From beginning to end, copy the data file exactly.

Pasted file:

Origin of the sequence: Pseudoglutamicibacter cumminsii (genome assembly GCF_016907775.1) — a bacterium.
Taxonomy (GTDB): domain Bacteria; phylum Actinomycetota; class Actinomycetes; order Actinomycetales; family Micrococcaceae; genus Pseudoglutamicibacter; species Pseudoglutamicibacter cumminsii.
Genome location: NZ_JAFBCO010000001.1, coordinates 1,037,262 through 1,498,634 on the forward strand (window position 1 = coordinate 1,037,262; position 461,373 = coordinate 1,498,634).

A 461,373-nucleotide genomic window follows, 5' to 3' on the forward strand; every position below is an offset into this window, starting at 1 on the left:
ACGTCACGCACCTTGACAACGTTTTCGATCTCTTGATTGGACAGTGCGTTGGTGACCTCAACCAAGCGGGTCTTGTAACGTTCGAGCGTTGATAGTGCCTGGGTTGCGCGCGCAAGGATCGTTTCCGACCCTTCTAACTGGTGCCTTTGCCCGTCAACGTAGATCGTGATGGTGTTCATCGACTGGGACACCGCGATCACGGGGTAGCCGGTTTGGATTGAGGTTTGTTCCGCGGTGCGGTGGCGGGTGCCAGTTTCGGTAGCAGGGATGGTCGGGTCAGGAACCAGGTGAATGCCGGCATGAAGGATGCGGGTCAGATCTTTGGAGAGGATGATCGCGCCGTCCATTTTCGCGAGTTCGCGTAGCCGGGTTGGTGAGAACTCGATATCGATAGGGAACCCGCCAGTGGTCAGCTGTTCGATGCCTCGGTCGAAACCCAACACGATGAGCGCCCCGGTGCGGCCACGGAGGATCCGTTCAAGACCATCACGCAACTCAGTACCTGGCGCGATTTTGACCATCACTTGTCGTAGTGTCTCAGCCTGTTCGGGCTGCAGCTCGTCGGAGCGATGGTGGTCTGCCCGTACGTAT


Origin of the sequence: Pseudoglutamicibacter cumminsii (genome assembly GCF_016907775.1) — a bacterium.
Taxonomy (GTDB): domain Bacteria; phylum Actinomycetota; class Actinomycetes; order Actinomycetales; family Micrococcaceae; genus Pseudoglutamicibacter; species Pseudoglutamicibacter cumminsii.
Genome location: NZ_JAFBCO010000001.1, coordinates 1,037,262 through 1,498,634 on the forward strand (window position 1 = coordinate 1,037,262; position 461,373 = coordinate 1,498,634).

A 461,373-nucleotide genomic window follows, 5' to 3' on the forward strand; every position below is an offset into this window, starting at 1 on the left:
ACGTCACGCACCTTGACAACGTTTTCGATCTCTTGATTGGACAGTGCGTTGGTGACCTCAACCAAGCGGGTCTTGTAACGTTCGAGCGTTGATAGTGCCTGGGTTGCGCGCGCAAGGATCGTTTCCGACCCTTCTAACTGGTGCCTTTGCCCGTCAACGTAGATCGTGATGGTGTTCATCGACTGGGACACCGCGATCACGGGGTAGCCGGTTTGGATTGAGGTTTGTTCCGCGGTGCGGTGGCGGGTGCCAGTTTCGGTAGCAGGGATGGTCGGGTCAGGAACCAGGTGAATGCCGGCATGAAGGATGCGGGTCAGATCTTTGGAGAGGATGATCGCGCCGTCCATTTTCGCGAGTTCGCGTAGCCGGGTTGGTGAGAACTCGATATCGATAGGGAACCCGCCAGTGGTCAGCTGTTCGATGCCTCGGTCGAAACCCAACACGATGAGCGCCCCGGTGCGGCCACGGAGGATCCGTTCAAGACCATCACGCAACTCAGTACCTGGCGCGATTTTGACCATCACTTGTCGTAGTGTCTCAGCCTGTTCGGGCTGCAGCTCGTCGGAGCGATGGTGGTCTGCCCGTACGTAT